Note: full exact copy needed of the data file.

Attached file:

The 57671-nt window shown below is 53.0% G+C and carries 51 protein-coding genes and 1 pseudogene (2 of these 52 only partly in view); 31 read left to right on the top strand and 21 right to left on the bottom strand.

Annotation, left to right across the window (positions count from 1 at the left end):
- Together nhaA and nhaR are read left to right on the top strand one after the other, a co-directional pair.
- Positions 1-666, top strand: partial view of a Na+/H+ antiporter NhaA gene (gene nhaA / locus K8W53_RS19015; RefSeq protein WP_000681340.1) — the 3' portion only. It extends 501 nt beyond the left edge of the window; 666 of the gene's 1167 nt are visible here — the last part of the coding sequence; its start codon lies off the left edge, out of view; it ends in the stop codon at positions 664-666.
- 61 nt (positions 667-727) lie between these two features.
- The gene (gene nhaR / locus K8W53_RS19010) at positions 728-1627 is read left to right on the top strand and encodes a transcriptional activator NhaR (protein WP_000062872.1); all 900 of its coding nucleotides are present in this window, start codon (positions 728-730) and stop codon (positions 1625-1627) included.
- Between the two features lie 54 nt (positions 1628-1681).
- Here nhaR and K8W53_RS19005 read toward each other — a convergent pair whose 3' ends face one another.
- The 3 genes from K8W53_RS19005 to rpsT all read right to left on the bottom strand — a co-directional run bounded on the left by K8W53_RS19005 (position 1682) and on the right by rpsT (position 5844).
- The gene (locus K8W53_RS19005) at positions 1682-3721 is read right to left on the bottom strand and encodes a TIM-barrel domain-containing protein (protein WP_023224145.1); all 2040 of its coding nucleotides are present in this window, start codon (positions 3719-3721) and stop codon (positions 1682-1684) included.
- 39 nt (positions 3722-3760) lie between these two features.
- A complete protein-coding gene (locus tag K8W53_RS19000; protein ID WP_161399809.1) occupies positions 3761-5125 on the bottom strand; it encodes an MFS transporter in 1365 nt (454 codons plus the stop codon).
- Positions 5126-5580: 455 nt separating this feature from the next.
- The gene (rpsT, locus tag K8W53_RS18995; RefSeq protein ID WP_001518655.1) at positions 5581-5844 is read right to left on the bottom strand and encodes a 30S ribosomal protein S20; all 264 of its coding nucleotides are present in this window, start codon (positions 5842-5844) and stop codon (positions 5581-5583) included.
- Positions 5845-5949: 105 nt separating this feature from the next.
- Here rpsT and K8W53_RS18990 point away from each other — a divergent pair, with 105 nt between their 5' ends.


The 57671-nt window shown below is 53.0% G+C and carries 51 protein-coding genes and 1 pseudogene (2 of these 52 only partly in view); 31 read left to right on the top strand and 21 right to left on the bottom strand.

Annotation, left to right across the window (positions count from 1 at the left end):
- Together nhaA and nhaR are read left to right on the top strand one after the other, a co-directional pair.
- Positions 1-666, top strand: partial view of a Na+/H+ antiporter NhaA gene (gene nhaA / locus K8W53_RS19015; RefSeq protein WP_000681340.1) — the 3' portion only. It extends 501 nt beyond the left edge of the window; 666 of the gene's 1167 nt are visible here — the last part of the coding sequence; its start codon lies off the left edge, out of view; it ends in the stop codon at positions 664-666.
- 61 nt (positions 667-727) lie between these two features.
- The gene (gene nhaR / locus K8W53_RS19010) at positions 728-1627 is read left to right on the top strand and encodes a transcriptional activator NhaR (protein WP_000062872.1); all 900 of its coding nucleotides are present in this window, start codon (positions 728-730) and stop codon (positions 1625-1627) included.
- Between the two features lie 54 nt (positions 1628-1681).
- Here nhaR and K8W53_RS19005 read toward each other — a convergent pair whose 3' ends face one another.
- The 3 genes from K8W53_RS19005 to rpsT all read right to left on the bottom strand — a co-directional run bounded on the left by K8W53_RS19005 (position 1682) and on the right by rpsT (position 5844).
- The gene (locus K8W53_RS19005) at positions 1682-3721 is read right to left on the bottom strand and encodes a TIM-barrel domain-containing protein (protein WP_023224145.1); all 2040 of its coding nucleotides are present in this window, start codon (positions 3719-3721) and stop codon (positions 1682-1684) included.
- 39 nt (positions 3722-3760) lie between these two features.
- A complete protein-coding gene (locus tag K8W53_RS19000; protein ID WP_161399809.1) occupies positions 3761-5125 on the bottom strand; it encodes an MFS transporter in 1365 nt (454 codons plus the stop codon).
- Positions 5126-5580: 455 nt separating this feature from the next.
- The gene (rpsT, locus tag K8W53_RS18995; RefSeq protein ID WP_001518655.1) at positions 5581-5844 is read right to left on the bottom strand and encodes a 30S ribosomal protein S20; all 264 of its coding nucleotides are present in this window, start codon (positions 5842-5844) and stop codon (positions 5581-5583) included.
- Positions 5845-5949: 105 nt separating this feature from the next.
- Here rpsT and K8W53_RS18990 point away from each other — a divergent pair, with 105 nt between their 5' ends.